Why do I keep attracting the wrong clients?
Why do I Keep Attracting the Wrong Clients?
Are your ideal clients in your area?
So, if you want wealthy clients, are they in your area? Now, for some of you, they’re not in your immediate area but they’re within a short drive. A short drive is always relative to where you live. If you live somewhere near those clients, they’ll come to you if they know where you are.
If you do have wealthy areas, you have to make sure that you’re actually communicating to those wealthy areas that you are available. If they don’t know you’re there, then they can’t use you.
Are you providing the appropriate level of service?
Maybe you’re really happy being Dunkin’ Donuts, maybe you’re really happy being McDonald’s. There are grooming salons that are really good at being the Walmart of the grooming industry.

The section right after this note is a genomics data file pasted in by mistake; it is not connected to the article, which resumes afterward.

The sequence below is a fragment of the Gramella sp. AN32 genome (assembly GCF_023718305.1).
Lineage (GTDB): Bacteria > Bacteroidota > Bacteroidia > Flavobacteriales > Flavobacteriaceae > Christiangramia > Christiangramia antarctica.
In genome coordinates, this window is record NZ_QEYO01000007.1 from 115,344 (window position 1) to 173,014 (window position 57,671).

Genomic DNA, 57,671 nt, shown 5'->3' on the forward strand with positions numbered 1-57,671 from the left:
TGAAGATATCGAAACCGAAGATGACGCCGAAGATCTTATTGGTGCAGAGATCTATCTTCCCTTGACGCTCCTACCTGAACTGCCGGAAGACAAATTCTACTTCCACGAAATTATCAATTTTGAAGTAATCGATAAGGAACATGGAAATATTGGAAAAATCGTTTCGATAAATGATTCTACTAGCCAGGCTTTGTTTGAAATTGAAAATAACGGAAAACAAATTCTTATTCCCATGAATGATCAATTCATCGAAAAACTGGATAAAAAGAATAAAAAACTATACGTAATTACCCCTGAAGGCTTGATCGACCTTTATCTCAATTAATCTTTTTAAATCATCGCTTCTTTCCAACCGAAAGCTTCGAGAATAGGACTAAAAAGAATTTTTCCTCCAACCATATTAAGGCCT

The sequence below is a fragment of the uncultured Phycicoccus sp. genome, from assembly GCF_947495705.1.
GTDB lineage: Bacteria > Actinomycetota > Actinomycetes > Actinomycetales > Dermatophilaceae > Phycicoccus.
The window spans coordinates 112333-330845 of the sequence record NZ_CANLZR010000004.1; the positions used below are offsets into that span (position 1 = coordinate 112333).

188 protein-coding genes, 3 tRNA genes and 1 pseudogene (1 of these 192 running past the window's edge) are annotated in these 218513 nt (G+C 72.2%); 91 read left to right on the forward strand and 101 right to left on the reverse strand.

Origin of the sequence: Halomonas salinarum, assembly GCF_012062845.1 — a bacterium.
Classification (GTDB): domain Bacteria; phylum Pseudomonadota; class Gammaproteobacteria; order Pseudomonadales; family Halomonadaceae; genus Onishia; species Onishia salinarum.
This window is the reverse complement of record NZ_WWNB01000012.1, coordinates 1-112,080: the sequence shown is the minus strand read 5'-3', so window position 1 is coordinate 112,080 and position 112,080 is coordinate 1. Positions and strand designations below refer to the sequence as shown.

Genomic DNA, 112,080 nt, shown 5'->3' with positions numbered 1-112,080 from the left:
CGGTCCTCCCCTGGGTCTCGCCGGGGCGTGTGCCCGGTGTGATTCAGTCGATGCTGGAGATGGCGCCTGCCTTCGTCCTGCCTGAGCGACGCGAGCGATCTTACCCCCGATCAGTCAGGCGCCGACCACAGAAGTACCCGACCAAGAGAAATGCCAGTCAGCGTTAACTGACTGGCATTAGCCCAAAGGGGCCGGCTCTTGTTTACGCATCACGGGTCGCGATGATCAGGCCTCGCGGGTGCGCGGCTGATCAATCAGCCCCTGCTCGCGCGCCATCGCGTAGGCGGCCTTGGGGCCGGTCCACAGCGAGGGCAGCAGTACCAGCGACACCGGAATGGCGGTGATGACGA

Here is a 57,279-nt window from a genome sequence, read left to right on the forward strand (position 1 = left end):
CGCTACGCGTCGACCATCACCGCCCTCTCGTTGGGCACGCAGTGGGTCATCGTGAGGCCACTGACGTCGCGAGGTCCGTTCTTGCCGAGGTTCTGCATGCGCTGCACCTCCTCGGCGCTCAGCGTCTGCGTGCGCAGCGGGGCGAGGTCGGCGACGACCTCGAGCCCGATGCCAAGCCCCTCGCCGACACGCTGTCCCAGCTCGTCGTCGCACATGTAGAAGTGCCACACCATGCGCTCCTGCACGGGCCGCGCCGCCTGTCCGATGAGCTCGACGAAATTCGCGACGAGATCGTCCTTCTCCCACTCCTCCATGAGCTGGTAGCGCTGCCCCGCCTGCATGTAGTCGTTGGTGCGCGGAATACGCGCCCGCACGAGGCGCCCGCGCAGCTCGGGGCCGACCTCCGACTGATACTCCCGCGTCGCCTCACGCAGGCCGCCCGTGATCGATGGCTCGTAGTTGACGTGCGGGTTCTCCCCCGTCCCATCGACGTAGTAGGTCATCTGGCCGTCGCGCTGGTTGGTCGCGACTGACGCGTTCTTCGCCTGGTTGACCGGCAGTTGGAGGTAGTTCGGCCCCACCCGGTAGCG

The more high end the client, the more needy they are, which is incredibly frustrating sometimes. You don’t have to offer high-end. When I talk about high-end stuff, it’s honestly because there are so few groomers doing high-end well.
Do you act high end to your ideal client?
Do you look high end? What does that mean?
If I walk into your salon, are things clean and do they smell clean? Your salon should not smell like dirty, wet dog, because it’s disgusting and generally speaking, it’s a really big turn off to high end clients. I know sometimes there really is nothing that you can do.